Are You Lactose Intolerant?

Are You Lactose Intolerant?

In clinic I often have clients ask why milk is an issue for them, but they can eat yoghurt and cheese without any symptoms?

Lactose is a sugar found in cow’s milk and other dairy containing products.  As a baby, most of us can digest this sugar as we make the enzyme lactase, which breaks it down into a form the body can absorb.  When this enzyme is deficient instead of being broken down, lactose passes through to the colon where our gut bacteria ferment it instead.  This can cause unpleasant symptoms such as gas, bloating, nausea, diarrhoea and general abdominal discomfort.

Your ethnicity and genes play a large role in your ability to make lactase, with about 50% of the world’s population unable to make enough.  If you are from eastern or central Asia you are more likely to be lactose intolerant, with 80-90% of Asians experiencing this.  They are closely followed by African, indigenous north Americans, southern Indians and Hispanic populations.

We can also lose the ability to produce lactase at quite an early age with some people noticing symptoms as early as 5 years old.  This is when your son or daughter starts complaining of tummy ache before bed when they have had a big bowl of ice cream for dessert!

Lactose intolerance is not an allergy but more like a scale, with many of us able to consume dairy with no issues at all while others can only tolerate it in small amounts.  This is because some of the dairy products we consume like yoghurt, contain specific bacteria that help break down the lactose and ferment it, making it easier for us to digest.  It also depends on the amount of dairy you are consuming each day with the more you consume the more enzyme you need to digest it.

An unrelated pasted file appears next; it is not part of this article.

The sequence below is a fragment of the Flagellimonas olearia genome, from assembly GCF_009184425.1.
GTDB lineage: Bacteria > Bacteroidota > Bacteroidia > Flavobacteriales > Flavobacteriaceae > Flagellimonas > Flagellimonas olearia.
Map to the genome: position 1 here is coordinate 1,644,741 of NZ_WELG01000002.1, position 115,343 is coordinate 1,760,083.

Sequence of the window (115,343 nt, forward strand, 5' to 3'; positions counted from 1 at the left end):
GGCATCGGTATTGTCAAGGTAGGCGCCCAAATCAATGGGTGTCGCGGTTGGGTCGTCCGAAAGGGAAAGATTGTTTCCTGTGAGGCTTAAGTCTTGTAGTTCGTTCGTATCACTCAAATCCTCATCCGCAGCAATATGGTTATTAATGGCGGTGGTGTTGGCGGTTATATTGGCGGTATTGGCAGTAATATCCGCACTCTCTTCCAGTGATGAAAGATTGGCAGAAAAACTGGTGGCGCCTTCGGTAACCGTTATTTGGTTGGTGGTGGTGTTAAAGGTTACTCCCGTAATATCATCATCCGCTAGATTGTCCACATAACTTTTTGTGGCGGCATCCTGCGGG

This is very different to a true milk allergy because in this scenario, your immune system is reacting to one or more of the proteins found in milk rather than you have an enzyme deficiency.  With a milk allergy your body produces antibodies against these milk proteins or some of your white blood cells called lymphocytes are sensitised.  In this type of allergy, you will usually see symptoms arise within an hour of consuming a milk containing product and the reaction is much more severe.

Symptoms can be anaphylactic type symptoms including

  • Difficulty breathing.
  • Skin rashes.
  • Nausea and vomiting.

 

There are things you can do to manage lactose intolerance and avoid having unpleasant gut symptoms.

    1. Removing dairy from your diet.
      This is the most obvious treatment if your symptoms are severe.  If your symptoms are mild, then removing dairy for a period of time and reintroducing it will allow you to pinpoint which products are the main offenders.

 

    1. Get familiar with dairy alternatives.
      There are many good quality dairy free products on the supermarket shelf nowadays such as nut and coconut varieties that are both delicious and healthy, which could be used instead.

 

  1. Choose products with lower lactose.
    You could also try using lower lactose containing products such as hard cheeses like parmesan and cheddar.  Alternatively, there are also specific enzymes you can take with dairy containing meals that help digest the lactose in foods reducing the severity of symptoms.

 

But as with most foods, consuming a lot of one type will skew your digest health.  If dairy is an issue for you or you need some advice getting your health back on track, book an appointment with me today and let me guide you back to digestive bliss.

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